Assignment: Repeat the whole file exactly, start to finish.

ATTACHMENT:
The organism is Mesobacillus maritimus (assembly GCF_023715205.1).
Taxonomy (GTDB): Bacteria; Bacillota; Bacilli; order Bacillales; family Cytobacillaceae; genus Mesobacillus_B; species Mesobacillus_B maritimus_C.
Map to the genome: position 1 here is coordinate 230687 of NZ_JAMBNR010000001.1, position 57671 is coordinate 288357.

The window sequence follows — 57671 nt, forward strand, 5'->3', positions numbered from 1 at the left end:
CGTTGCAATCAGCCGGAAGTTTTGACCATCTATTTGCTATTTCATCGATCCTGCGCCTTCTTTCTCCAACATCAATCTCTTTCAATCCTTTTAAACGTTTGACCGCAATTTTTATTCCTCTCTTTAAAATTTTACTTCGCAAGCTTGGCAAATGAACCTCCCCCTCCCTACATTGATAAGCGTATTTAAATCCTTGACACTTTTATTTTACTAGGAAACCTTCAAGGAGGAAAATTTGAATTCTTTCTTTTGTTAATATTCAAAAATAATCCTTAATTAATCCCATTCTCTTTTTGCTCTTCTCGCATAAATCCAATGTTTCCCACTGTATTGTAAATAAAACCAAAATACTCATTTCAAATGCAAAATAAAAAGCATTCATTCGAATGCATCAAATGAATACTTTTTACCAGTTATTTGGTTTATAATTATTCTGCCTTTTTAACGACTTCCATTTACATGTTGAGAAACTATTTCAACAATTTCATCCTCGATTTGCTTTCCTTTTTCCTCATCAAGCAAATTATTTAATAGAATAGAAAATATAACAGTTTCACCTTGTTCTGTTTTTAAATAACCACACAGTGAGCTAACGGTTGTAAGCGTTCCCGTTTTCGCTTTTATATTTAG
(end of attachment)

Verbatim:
The organism is Mesobacillus maritimus (assembly GCF_023715205.1).
Taxonomy (GTDB): Bacteria; Bacillota; Bacilli; order Bacillales; family Cytobacillaceae; genus Mesobacillus_B; species Mesobacillus_B maritimus_C.
Map to the genome: position 1 here is coordinate 230687 of NZ_JAMBNR010000001.1, position 57671 is coordinate 288357.

The window sequence follows — 57671 nt, forward strand, 5'->3', positions numbered from 1 at the left end:
CGTTGCAATCAGCCGGAAGTTTTGACCATCTATTTGCTATTTCATCGATCCTGCGCCTTCTTTCTCCAACATCAATCTCTTTCAATCCTTTTAAACGTTTGACCGCAATTTTTATTCCTCTCTTTAAAATTTTACTTCGCAAGCTTGGCAAATGAACCTCCCCCTCCCTACATTGATAAGCGTATTTAAATCCTTGACACTTTTATTTTACTAGGAAACCTTCAAGGAGGAAAATTTGAATTCTTTCTTTTGTTAATATTCAAAAATAATCCTTAATTAATCCCATTCTCTTTTTGCTCTTCTCGCATAAATCCAATGTTTCCCACTGTATTGTAAATAAAACCAAAATACTCATTTCAAATGCAAAATAAAAAGCATTCATTCGAATGCATCAAATGAATACTTTTTACCAGTTATTTGGTTTATAATTATTCTGCCTTTTTAACGACTTCCATTTACATGTTGAGAAACTATTTCAACAATTTCATCCTCGATTTGCTTTCCTTTTTCCTCATCAAGCAAATTATTTAATAGAATAGAAAATATAACAGTTTCACCTTGTTCTGTTTTTAAATAACCACACAGTGAGCTAACGGTTGTAAGCGTTCCCGTTTTCGCTTTTATATTTAG